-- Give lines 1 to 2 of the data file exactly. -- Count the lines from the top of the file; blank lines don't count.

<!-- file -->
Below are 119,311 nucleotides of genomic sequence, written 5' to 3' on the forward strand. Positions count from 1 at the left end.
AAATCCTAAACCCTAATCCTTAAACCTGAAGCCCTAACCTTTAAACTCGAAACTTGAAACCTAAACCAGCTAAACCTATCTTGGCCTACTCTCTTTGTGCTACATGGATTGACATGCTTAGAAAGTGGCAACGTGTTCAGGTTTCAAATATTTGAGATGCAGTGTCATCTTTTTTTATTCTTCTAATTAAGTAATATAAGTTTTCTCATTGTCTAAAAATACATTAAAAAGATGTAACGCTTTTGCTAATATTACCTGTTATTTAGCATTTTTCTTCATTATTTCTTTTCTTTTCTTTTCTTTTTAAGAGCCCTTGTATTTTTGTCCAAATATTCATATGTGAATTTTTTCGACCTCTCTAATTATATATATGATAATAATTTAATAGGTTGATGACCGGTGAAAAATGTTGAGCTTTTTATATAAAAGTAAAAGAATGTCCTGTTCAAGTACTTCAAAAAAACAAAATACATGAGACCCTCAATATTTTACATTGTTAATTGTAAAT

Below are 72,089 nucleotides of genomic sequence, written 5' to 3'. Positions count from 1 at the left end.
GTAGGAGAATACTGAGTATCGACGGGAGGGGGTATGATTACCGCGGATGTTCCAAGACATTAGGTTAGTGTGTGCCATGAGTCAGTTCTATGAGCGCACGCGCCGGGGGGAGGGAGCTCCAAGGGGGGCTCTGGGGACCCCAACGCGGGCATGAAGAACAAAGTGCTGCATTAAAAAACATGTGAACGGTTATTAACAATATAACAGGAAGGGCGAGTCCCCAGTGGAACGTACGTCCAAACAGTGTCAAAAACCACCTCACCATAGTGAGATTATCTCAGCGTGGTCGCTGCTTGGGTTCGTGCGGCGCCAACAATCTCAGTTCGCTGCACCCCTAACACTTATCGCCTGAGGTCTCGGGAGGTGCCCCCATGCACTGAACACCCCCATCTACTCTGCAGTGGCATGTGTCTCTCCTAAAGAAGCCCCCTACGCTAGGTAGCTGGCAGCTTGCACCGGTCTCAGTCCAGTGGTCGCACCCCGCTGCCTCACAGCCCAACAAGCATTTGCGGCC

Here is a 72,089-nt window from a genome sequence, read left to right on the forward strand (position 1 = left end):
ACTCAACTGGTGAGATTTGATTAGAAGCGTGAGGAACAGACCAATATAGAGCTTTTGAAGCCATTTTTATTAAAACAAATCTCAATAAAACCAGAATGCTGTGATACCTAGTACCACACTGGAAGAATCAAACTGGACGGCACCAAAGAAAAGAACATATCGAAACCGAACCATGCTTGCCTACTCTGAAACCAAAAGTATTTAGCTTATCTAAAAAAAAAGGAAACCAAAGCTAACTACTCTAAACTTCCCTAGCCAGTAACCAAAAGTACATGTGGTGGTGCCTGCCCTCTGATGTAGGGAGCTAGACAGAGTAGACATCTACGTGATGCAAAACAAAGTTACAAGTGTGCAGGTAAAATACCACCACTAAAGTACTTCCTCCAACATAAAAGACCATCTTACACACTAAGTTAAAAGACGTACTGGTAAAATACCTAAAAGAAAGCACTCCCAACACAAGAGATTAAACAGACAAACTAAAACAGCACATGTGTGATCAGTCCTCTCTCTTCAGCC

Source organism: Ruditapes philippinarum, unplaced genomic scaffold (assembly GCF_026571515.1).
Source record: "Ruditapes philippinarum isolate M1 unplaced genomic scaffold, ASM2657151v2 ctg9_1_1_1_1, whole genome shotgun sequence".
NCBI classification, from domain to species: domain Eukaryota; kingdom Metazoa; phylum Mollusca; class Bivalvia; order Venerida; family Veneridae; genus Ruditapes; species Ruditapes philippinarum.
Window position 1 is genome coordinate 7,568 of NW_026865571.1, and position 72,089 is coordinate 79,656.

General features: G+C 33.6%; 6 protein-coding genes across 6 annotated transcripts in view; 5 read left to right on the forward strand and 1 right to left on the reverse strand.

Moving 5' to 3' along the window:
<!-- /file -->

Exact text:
Below are 119,311 nucleotides of genomic sequence, written 5' to 3' on the forward strand. Positions count from 1 at the left end.
AAATCCTAAACCCTAATCCTTAAACCTGAAGCCCTAACCTTTAAACTCGAAACTTGAAACCTAAACCAGCTAAACCTATCTTGGCCTACTCTCTTTGTGCTACATGGATTGACATGCTTAGAAAGTGGCAACGTGTTCAGGTTTCAAATATTTGAGATGCAGTGTCATCTTTTTTTATTCTTCTAATTAAGTAATATAAGTTTTCTCATTGTCTAAAAATACATTAAAAAGATGTAACGCTTTTGCTAATATTACCTGTTATTTAGCATTTTTCTTCATTATTTCTTTTCTTTTCTTTTCTTTTTAAGAGCCCTTGTATTTTTGTCCAAATATTCATATGTGAATTTTTTCGACCTCTCTAATTATATATATGATAATAATTTAATAGGTTGATGACCGGTGAAAAATGTTGAGCTTTTTATATAAAAGTAAAAGAATGTCCTGTTCAAGTACTTCAAAAAAACAAAATACATGAGACCCTCAATATTTTACATTGTTAATTGTAAAT